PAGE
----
For John Horgan and the NDP, the honeymoon is over. For many of the party’s long-suffering supporters, the euphoria felt last summer – after Horgan and Green leader Andrew Weaver cobbled together an agreement to kick out the BC Liberals and let the NDP hold power – has turned to demoralization and even feelings of betrayal.
In the summer and fall, the NDP announced a series of initiatives fulfilling campaign promises. To name just a few: community health centres were restored, social assistance rates were increased (albeit only a paltry $100/month), and free post-secondary education was offered to foster children aging out of care.
In recent weeks, however, this good news has been overshadowed by more contentious decisions that seem to only reinforce the capitalist status quo shaped by 16 years of BC Liberal rule.
Ups and downs are sadly par for the course for left-of-centre voters. No matter how many times we’ve learned it before, the lesson that winning an election or gaining office is not the same as winning power is no less bitter. Corporate interests don’t just dominate due to their economic power or their ability to influence public opinion through the mass media; the state itself, in this case the provincial government’s bureaucracy, is designed to prioritize capital accumulation regardless of who holds elected office.
That painful reality was driven home on Dec. 11, when Premier Horgan announced that his government would be completing the $11 billion+ Site C mega-dam that will flood thousands of hectares of farmland in the Peace Valley in northeastern B.C. In giving his explanation at a press conference that day, Horgan looked miserable. His heart wasn’t in it, and he effectively made no positive case for the dam’s completion.
Instead, the crestfallen-looking premier asserted that his hands were tied. Christy Clark had started construction on the project despite legal challenges from Treaty 8 First Nations; Horgan argued his predecessor’s move had worked as intended, and it would now be too expensive and fiscally risky not to complete the dam. In short, Horgan and cabinet bought the “sunk costs fallacy” hook, line, and sinker.
In his remarks, Horgan directly addressed the most glaring contradiction of his decision to proceed with Site C: the fact that his government had just come to power vowing to adhere to the United Nations Declaration on the Rights of Indigenous Peoples (UNDRIP). “I’m not the first person to stand before you and disappoint Indigenous people,” Horgan said.
In response, Chief Roland Wilson of the West Moberly First Nation fired back, “It was John Horgan’s NDP that demanded a Site C inquiry by the BC Utilities Commission, and the results they received from it were clear: no need for the power, better alternatives once we do, and no advantage to ratepayers to proceed. With those findings, the only responsible choice was to immediately stop destroying the Peach River valley.”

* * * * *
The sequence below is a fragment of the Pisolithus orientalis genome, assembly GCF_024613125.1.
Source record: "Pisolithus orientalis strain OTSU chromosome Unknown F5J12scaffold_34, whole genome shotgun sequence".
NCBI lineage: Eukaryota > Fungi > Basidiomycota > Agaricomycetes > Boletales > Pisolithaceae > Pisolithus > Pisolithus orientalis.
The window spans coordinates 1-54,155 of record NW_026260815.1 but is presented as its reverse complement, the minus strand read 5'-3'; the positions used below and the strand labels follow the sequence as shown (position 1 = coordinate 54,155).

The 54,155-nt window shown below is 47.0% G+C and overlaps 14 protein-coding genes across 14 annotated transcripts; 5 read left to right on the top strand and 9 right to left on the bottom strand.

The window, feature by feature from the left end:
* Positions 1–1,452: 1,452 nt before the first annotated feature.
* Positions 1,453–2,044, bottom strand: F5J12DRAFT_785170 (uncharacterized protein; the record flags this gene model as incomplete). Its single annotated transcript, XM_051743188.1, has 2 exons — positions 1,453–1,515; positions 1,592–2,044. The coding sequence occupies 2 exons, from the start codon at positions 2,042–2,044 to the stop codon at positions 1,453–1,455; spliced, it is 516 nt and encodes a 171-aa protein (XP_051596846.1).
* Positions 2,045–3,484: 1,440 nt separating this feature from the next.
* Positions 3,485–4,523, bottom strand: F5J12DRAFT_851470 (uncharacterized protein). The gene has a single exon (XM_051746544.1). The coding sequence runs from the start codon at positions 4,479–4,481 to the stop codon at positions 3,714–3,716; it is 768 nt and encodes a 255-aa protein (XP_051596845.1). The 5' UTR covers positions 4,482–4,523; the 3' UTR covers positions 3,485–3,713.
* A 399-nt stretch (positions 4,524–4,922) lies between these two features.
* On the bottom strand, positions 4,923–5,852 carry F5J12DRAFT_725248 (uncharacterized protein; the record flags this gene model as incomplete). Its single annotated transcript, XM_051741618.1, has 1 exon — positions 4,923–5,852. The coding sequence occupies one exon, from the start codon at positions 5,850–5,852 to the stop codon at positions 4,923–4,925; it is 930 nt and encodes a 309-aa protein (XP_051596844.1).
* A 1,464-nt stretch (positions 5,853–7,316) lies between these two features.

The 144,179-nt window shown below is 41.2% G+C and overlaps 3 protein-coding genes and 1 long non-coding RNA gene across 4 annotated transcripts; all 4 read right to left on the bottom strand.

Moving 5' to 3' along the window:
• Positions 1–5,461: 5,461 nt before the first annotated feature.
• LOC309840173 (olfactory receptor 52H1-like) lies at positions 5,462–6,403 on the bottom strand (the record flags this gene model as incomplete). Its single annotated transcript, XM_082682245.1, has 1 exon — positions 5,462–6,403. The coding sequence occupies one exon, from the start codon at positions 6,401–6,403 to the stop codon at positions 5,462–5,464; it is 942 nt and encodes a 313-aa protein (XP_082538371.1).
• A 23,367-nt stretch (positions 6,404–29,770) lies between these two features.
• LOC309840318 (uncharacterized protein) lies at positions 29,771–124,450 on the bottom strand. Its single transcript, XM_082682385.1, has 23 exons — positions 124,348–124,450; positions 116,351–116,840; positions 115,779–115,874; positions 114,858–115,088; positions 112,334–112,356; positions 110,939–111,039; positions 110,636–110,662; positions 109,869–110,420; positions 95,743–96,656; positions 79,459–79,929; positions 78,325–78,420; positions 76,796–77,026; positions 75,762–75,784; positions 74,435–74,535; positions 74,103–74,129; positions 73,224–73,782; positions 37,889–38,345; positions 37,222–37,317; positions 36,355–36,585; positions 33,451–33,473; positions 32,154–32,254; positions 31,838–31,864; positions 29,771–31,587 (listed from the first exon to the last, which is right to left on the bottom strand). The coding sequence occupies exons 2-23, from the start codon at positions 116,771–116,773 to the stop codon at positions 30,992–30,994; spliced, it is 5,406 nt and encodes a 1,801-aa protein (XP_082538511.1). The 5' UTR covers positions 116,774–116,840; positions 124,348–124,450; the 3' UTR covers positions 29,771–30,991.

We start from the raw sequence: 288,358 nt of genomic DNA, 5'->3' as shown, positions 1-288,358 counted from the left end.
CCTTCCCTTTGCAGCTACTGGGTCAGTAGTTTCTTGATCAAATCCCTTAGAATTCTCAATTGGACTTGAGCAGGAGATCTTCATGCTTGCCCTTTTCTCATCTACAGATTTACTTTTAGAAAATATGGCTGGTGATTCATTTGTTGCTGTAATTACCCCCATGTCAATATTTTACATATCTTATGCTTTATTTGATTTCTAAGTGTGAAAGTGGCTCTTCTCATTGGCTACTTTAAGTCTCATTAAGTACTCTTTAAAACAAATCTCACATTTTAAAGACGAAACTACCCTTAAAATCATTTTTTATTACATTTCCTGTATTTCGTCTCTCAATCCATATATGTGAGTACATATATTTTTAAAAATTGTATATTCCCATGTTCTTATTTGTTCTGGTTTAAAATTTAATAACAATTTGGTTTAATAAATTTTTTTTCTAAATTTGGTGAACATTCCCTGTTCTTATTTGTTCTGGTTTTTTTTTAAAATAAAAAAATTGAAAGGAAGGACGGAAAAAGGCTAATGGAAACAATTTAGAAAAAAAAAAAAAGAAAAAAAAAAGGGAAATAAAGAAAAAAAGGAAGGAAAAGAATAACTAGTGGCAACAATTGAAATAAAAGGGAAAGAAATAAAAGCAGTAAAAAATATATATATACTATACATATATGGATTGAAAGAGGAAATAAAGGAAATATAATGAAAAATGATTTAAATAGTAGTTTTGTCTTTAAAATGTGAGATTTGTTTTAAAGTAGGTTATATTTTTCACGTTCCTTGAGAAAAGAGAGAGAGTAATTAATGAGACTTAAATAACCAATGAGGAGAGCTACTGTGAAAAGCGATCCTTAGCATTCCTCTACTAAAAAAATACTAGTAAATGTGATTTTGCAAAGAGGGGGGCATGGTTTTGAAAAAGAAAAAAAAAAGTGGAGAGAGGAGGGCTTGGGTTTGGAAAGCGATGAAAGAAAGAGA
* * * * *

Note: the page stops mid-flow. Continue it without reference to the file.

It’s hard to overstate the feeling of betrayal on the matter of Indigenous rights. To use an analogy social democrats can relate to, greenlighting Site C right after declaring allegiance to UNDRIP is akin to declaring support for workers’ right to strike and then promptly crossing a picket line.
Reaction from environmentalists and the NDP base was swift and furious. Many took to social media to declare they would no longer donate to or vote for the NDP. One reason for the anger was that the report by the B.C. Utilities Commission had concluded that the costs for completing or scrapping the dam were comparable, and that there were many downsides to finishing Site C. The BCUC seemed to have set the table for cancellation, especially given how so many in the new NDP government were on record blasting Site C as a white elephant that violated Indigenous rights and would slow development of alternative energy in B.C.
The Green Party lambasted the decision, but, as expected, did nothing to stop it despite the fact that they hold the balance of power.
In the days following the controversial decision, a number of NDP cabinet minister issued “personal” explanations of the decision. Not one offered a convincing explanation of what interests were really served by approving Site C.
Last week, however, the pieces of the puzzle started to come together. Horgan addressed the B.C. Natural Resources Forum in Prince George, talking up the potential for LNG development in the northeast. Long-hyped by Christy Clark, it was disconcerting to hear Horgan talking like a dedicated booster of an industry that promotes the destructive practice of fracking for gas and whose expansion would shred any chance of B.C.’s climate action plan meeting its targets.
This week Horgan is touring Asia, and LNG is on the agenda. And British Columbians are left to ponder whether Site C, whose hydro power could in theory help decarbonize the province in line with urgently needed climate action, isn’t really all about providing cheap power to the oil and gas industries of the northeast. There’s nothing progressive about an $11 billion and counting public contribution to a climate-destroying business that needs to be phased out, not subsidized.